Monday, March 7, 2016

DIY Classroom Voice Recording Box



This school year, I have been blessed to participate in an initiative in my county called #LoudounCreates. As a part of this initiative, my class was given a cart of Dell Venues (well, we have to share with another class) to use in the creation of digital content that we share with the world through our school's YouTube Channel. I absolutely love how engaged and excited my students are when it comes time to use the Venues. The students absolutely love creating videos and sharing them, especially when other people watch and comment on their work.

One of the biggest issues we experience with recording is all of the background noise. As I am sure you are aware, keeping a classroom of students quiet is nearly impossible. I've tried sending students into the hallway, but a school is a very busy, noisy place. As a result, many of the videos we record end up having a lot of other voices on the recording. It's not terrible, but I am always looking for a way to do it better.

One day on Facebook, I came across a post about the Chatterbox. The Chatterbox is a portable recording box designed specifically to help students record their voices in a classroom, while cutting down on all of the background noise.
As I looked at the Chatterbox, I realized that I could actually make these myself and save a little bit of money while doing it. I did some digging online and this is what I came up with.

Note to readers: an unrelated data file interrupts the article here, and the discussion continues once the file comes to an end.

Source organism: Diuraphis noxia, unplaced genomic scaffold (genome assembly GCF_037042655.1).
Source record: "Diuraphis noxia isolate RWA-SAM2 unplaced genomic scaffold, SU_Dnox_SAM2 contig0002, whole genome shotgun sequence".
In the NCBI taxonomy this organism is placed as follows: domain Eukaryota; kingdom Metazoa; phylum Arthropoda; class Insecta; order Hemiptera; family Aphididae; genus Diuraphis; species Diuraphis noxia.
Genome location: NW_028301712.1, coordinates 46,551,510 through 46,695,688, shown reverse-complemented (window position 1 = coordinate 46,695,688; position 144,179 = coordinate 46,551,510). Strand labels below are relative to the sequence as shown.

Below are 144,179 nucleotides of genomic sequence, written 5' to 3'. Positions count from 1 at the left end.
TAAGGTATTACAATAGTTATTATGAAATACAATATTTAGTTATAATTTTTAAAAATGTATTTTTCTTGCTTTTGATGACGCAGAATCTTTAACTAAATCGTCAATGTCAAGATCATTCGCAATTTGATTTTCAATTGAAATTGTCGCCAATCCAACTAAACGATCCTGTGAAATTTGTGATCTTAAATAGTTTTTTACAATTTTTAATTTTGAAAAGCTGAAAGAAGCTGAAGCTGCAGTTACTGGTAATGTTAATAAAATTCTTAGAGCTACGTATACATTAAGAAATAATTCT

You will need the following items:

Step One: Assemble the cardboard box. I used clear packaging tape to hold the bottom together. I also put a piece of tape on the flaps inside the box to give it some more stability and to keep the flaps from moving. You will also want to cut the top four flaps off the box so that they are out of the way.










Step Two: Attach the Velcro tabs to the acoustic foam. I put one piece of Velcro on each corner. You will need a total of 16 tabs (four for each piece of foam).


Step Three: Attach the acoustic foam to the inside panels of the box. I placed one piece of foam on the right side, the left side, the back (the bottom of the box), and to the top. I put both pieces of Velcro on the panel and then pushed the panel into place. This made sure that the pieces will line up correctly. Because of the box size, the acoustic panels don't fit at snugly as they do in the Chatterbox, but a smaller box might have made using a tablet inside a bit difficult.




That's it! I was able to put one together in about 15 minutes. If you would like, you can paint your boxes before installing the foam or you can take the foam out and paint them after. I haven't painted mine yet, but it may become a weekend project in the near future.

When students want to record their voices, they just place their device inside the box and lean their heads over the device. The acoustic foam will block out most of the sound that would normally be picked up by the microphone. I tested one of the recording boxes at home with my son after putting it together. Our washing machine was running just a few feet from where we were recording and very little of the machine noise was picked up by the iPad's microphone. It was amazing.


The Chatterbox sells on Amazon.com for $39.95 and it looks really neat. However, a set of 12 acoustic panels sells on Amazon.com for $19.99. It takes four panels to make a box, so one set of acoustic panels will allow you to put together 3 recording boxes. My office supply store was selling the 14x14x14 boxes for about $3.79, but I was able to receive a teacher discount and that reduced the price greatly. As a result, I was able to create three boxes for a fraction of the cost. Granted, mine don't look nearly as nice as the Chatterbox, but they will serve the same purpose.

Do you do a lot of voice recording in your classroom? Can you make use of a product like this?










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